Kinder Rises as Improving Dividend Outlook Spurs Upgrades

  • Company writes down value of Midcontinent Express pipeline
  • Project backlog, 2016 capital budget plan both reduced

Kinder Morgan Inc. climbed more than 3 percent after billionaire founder Rich Kinder said the pipeline owner’s favored use for any future excess cash is dividend increases, rather than share buybacks or new projects.

Kinder’s comments during a conference call after U.S. equity markets closed on Wednesday prompted at least three analysts to upgrade the stock. The Houston-based company’s debt-reduction efforts and moves to fund operations with cash flow instead of borrowed money may allow it to start boosting payouts as soon as 2018, said Tristan Richardson, an analyst at SunTrust Robinson Humphrey.

Kinder Morgan shocked investors last last year with a 75 percent cut to its dividend after credit-rating companies threatened to lower the company’s debt ratings. Kinder executives hinted in July that the company’s cash position was improving so quickly that increasing dividends was a possibility, though no timeline was provided.

“With clarity on a dividend hike as KMI’s preferred method, we have increased confidence in a dividend hike in 2018,” Richardson said in a note to clients. The company’s willingness to consider selling stakes in major projects such as the Trans Mountain oil pipeline expansion in Canada to raise cash may speed the return to dividend growth, he added.

Kinder rose 2.1 percent to $21.16 at 9:45 a.m. in New York after earlier touching $21.45. The stock has advanced more than 40 percent this year, quadruple the gain for the Alerian MLP Index of pipeline and storage operators.

Project Backlog

The oil, natural gas, coal and fuel shipper’s project backlog declined to $13 billion during the third quarter from $13.5 billion on June 30, according to a statement released on Wednesday. Investors pay close attention to the backlog because it’s an indicator of future growth prospects. The company also reduced its full-year capital budget by $100 million to $2.7 billion.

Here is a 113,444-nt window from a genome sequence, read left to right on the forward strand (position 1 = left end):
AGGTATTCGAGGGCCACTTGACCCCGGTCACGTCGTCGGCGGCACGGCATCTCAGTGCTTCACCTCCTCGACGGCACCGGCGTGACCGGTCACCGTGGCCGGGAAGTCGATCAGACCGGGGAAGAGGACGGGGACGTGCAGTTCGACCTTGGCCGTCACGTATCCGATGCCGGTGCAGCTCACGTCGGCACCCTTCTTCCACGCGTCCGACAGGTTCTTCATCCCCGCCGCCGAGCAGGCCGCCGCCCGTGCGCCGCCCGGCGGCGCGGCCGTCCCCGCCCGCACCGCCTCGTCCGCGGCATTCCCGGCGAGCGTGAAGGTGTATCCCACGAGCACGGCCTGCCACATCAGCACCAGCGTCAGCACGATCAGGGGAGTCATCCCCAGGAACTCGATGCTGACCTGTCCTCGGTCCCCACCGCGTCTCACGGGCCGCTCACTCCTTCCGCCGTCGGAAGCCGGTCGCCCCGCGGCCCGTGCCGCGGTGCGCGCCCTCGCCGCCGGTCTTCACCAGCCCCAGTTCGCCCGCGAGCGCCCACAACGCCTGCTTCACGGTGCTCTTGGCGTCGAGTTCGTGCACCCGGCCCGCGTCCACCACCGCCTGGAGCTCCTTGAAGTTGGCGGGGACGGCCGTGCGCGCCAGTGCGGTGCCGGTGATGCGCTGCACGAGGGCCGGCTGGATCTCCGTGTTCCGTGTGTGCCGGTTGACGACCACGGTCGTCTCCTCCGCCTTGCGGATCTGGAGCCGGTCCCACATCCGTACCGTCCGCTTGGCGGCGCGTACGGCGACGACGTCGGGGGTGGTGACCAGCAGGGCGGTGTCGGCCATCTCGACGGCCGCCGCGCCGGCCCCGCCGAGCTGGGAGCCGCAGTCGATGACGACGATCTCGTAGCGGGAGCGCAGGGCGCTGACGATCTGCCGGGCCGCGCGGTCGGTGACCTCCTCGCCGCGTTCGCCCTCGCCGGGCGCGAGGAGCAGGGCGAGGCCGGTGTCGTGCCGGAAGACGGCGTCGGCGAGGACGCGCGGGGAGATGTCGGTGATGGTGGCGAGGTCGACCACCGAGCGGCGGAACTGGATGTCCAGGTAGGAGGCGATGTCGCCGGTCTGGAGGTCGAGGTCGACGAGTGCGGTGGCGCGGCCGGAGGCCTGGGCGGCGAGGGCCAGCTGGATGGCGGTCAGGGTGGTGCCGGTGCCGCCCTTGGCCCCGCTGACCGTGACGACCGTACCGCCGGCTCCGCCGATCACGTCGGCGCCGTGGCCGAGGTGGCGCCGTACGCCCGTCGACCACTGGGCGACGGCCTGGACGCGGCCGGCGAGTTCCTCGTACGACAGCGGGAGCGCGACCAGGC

Kinder’s debt load fell below $40 billion for the first time since late 2014 after the company slashed it by more than $2 billion from the previous quarter to $39.2 billion, according to the statement. Kinder, with a market value of about $46 billion, has also been selling stakes in assets to raise cash and demanding collateral from customers teetering on the edge of insolvency to ensure payment.

Rich Kinder’s comments followed a third-quarter earnings report that underperformed analysts’ expectations. The company posted a net loss of $188 million, or 10 cents a share, compared with a profit of $186 million, or 8 cents, a year earlier. The per-share result missed the 15-cent profit estimate of 15 analysts in a Bloomberg survey. Not a single analyst in the survey expected the Houston-based company to post a loss.

In reporting the negative result, Kinder Morgan cited a $230 million after-tax writedown of the value of its stake in the Midcontinent Express pipeline, a 510-mile (820-kilometer) linkage that hauls natural gas across four states in the U.S. Great Plains and South. Customers on that pipe are indicating they will seek lower shipping rates when their existing contracts with Kinder expire, Chief Financial Officer Kim Dang said during the conference call.

Kinder also recorded a $350 million after-tax charge related to tax expenses and its sale of a 50 percent stake in a pipeline to Southern Co. that closed last month, Dang said during the call.

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